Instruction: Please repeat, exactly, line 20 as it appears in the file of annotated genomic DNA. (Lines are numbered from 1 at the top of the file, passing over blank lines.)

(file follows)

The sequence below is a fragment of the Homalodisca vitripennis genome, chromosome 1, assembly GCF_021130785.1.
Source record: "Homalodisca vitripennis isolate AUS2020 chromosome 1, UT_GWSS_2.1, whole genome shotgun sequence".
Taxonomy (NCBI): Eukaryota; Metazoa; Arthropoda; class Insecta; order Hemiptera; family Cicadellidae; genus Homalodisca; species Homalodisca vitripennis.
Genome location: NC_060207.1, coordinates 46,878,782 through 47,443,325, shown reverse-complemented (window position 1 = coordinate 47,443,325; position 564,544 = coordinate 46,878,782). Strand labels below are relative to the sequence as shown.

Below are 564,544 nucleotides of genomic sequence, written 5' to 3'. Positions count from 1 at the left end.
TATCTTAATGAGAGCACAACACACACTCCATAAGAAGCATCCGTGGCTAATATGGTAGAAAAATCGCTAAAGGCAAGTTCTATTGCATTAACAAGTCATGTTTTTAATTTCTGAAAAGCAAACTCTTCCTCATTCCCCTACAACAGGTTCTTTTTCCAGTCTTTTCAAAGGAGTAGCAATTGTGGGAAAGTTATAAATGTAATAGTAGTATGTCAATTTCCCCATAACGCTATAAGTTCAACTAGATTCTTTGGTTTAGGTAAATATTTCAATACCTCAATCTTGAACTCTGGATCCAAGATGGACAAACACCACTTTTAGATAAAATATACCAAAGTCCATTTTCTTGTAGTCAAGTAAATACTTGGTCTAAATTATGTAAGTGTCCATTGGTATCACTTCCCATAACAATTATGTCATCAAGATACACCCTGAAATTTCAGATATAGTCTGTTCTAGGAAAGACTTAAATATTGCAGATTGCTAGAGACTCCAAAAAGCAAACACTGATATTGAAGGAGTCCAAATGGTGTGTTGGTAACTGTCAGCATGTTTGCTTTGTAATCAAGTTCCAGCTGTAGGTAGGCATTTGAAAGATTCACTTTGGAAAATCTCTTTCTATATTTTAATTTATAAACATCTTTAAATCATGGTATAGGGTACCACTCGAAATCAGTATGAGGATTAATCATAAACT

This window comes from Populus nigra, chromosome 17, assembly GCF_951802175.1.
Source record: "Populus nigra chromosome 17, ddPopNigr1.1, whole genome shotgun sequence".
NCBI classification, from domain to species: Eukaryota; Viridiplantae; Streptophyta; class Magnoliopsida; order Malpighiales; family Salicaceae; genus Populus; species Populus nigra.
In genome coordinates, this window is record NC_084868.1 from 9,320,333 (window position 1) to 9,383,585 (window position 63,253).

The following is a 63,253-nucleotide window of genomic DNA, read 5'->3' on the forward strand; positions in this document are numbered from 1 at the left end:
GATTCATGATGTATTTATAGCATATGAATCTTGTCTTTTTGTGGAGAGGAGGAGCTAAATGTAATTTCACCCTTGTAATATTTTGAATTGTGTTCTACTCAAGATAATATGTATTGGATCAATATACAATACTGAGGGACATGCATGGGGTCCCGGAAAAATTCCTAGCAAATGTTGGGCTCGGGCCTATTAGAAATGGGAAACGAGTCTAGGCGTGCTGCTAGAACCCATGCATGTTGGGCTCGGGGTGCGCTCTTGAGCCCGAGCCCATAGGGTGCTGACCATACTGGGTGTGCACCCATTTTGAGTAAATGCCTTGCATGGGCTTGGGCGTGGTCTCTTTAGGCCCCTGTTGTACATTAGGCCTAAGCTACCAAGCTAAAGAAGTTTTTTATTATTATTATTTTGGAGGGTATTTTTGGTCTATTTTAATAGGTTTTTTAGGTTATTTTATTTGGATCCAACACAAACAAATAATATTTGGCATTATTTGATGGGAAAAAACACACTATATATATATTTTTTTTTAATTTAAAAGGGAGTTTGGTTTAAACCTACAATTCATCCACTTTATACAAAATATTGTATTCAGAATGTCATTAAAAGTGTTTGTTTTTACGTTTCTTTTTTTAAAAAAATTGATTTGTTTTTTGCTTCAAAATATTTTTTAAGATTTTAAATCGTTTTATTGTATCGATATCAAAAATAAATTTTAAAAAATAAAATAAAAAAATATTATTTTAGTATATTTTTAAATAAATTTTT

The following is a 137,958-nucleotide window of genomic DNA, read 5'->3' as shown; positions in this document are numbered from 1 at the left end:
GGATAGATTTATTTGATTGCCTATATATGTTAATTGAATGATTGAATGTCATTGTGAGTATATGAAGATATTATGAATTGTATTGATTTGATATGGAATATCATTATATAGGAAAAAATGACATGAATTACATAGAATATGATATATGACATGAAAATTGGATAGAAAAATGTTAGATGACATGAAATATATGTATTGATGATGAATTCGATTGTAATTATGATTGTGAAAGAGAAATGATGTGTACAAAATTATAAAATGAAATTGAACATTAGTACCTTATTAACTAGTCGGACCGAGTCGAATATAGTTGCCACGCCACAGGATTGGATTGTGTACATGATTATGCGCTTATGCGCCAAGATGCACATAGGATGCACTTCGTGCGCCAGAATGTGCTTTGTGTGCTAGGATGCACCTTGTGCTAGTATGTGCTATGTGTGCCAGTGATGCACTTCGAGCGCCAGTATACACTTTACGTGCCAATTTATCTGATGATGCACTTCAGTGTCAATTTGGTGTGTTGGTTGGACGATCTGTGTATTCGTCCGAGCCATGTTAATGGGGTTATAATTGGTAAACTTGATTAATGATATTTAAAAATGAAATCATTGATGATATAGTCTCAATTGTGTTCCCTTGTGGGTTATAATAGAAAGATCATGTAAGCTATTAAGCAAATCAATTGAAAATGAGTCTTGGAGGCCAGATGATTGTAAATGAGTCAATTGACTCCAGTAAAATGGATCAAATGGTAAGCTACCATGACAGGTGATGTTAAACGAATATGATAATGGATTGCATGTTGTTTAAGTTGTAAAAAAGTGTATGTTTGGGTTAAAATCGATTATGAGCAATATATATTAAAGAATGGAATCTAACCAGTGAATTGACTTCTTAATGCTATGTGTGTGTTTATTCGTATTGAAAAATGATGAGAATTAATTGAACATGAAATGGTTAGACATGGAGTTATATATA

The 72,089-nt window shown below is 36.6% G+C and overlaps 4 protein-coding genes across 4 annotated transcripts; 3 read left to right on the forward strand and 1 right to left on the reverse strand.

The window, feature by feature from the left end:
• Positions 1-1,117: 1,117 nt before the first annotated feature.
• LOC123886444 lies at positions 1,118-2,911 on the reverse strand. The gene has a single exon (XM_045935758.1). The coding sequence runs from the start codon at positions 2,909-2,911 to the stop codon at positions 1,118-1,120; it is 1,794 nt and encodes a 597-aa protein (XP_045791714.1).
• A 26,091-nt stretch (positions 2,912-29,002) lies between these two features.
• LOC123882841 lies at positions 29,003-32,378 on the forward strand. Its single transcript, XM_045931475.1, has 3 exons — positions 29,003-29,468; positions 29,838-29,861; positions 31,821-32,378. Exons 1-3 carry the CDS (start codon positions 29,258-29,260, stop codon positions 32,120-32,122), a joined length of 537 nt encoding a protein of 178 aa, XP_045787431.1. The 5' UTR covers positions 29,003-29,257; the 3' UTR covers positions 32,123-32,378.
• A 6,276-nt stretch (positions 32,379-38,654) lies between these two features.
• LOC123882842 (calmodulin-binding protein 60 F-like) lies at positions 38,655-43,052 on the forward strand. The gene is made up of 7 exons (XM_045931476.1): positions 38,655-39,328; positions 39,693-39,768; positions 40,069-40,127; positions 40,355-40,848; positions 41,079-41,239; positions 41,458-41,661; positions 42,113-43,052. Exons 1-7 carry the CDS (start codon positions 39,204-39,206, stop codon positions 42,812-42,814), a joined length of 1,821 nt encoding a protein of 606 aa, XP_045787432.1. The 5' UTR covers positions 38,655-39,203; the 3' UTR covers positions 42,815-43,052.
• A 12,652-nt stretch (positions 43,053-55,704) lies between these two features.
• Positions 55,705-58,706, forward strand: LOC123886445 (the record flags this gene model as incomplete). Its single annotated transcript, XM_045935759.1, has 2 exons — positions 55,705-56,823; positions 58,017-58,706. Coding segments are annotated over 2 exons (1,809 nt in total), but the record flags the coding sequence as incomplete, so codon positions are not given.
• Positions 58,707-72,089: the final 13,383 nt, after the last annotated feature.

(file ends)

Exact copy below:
• LOC123882841 lies at positions 29,003-32,378 on the forward strand. Its single transcript, XM_045931475.1, has 3 exons — positions 29,003-29,468; positions 29,838-29,861; positions 31,821-32,378. Exons 1-3 carry the CDS (start codon positions 29,258-29,260, stop codon positions 32,120-32,122), a joined length of 537 nt encoding a protein of 178 aa, XP_045787431.1. The 5' UTR covers positions 29,003-29,257; the 3' UTR covers positions 32,123-32,378.